Long gone are the wild west days of purchasing a drone online and immediately taking to the skies with no training, no license, no registration, and not so much as even a glance at the owner’s manual.
Imagine personal hover cars and other small flying transports navigating the skies just above major cities. It may sound like the backdrop for a science fiction movie or an episode of Star Trek, but as aircraft designs and technology continue to evolve, we are moving ever closer to that reality.
“One becomes indifferent. One thinks neither of the perilous situation nor of any danger,” French balloon pilot Gaston Tissandier wrote after narrowly surviving the first documented aviation-related hypoxia event at 28,000 feet.
We all know the drill. Once the doors close on a commercial airline flight, all passengers are asked to place their portable electronic devices into airplane mode. The flight attendants then come through and extend a personal invitation to any stragglers who are still trying to sneak in that last second call or message.
New private pilots are used to flying into smaller airfields and in uncontrolled airspace, but when your flight plans take you to a major city with a large, busy airport, you will need to know how to navigate the crowded skies and runways. That’s right, it’s time to brush up on your Class B airspace knowledge.
Shopping for pilot headsets can quickly become confusing, especially for the new or less technologically inclined pilot. There are so many factors to consider: on-ear vs over-ear headset, plug type, and passive vs active noise reduction, to name a few.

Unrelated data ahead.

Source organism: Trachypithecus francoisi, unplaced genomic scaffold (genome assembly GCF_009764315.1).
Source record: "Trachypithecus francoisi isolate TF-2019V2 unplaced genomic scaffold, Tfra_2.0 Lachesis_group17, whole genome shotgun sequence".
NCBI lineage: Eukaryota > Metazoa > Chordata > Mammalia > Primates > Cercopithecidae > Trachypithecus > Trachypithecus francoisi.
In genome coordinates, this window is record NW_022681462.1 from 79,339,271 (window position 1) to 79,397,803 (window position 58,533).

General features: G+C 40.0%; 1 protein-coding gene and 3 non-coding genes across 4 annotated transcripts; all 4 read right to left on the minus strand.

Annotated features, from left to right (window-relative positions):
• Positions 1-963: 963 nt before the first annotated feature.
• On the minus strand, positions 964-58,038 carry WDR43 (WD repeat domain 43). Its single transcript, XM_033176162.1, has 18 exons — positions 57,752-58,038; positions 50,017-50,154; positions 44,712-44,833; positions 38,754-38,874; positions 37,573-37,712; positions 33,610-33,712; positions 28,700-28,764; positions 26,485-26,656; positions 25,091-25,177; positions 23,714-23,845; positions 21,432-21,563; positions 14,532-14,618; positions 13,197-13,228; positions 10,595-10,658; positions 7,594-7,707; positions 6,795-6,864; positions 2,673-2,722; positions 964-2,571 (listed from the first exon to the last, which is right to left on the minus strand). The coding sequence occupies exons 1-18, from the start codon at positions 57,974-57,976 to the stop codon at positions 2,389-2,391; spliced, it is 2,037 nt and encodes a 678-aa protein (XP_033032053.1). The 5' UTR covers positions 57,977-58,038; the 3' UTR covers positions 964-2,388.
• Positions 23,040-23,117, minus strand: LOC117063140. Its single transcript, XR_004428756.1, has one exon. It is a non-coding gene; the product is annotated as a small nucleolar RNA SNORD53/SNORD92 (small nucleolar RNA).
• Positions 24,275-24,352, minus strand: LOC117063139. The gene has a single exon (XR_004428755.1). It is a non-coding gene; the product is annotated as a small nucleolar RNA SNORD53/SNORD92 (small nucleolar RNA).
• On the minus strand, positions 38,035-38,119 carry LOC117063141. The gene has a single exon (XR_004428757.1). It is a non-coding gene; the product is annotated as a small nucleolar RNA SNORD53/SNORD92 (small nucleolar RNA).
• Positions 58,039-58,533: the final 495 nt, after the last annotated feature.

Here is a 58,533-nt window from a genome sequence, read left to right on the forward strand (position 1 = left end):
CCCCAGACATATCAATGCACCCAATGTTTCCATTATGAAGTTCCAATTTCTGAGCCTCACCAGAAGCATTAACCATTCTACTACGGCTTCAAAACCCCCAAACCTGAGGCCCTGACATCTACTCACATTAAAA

When we think of the pilot in command, to us that usually means the person who is actually in the left seat flying the aircraft. This generalization is often true, but the details of who counts as the pilot in command (PIC) and when pilots can log pilot in command time, especially on a multi-pilot crew are not always that straightforward.
Ask a racecar driver what their top speed is, and it is an easy answer. No calculations required. The same applies to a sprinter or marathon runner. Airspeed in the world of aviation, however, is a more complex topic. We have not just one type of airspeed, but many, and each has a different purpose.
No matter what type of vehicle you are commanding, one of the most important things to know is how fast you are traveling. For that, you need to consult an instrument of some type. Cars have speedometers, and aircraft have airspeed indicators.
You are planning a weekend getaway and want to fly a straight line to your destination but as you consult the sectional, you realize that there is a large patch of restricted airspace right in the middle of your proposed flight path. Going around it would add over an hour to your flight, but that is your only option, right?
It has been nearly forty years since the original 1982 Microsoft Flight Simulator was released, and fourteen years since its last update courtesy of 2006’s Flight Simulator X, but the wait is finally over, and Microsoft Flight Simulator 2020 delivers. The latest version takes advantage of the robust capabilities of current and future computing systems that support rendering of the virtually photo-real graphics courtesy of Azure AI.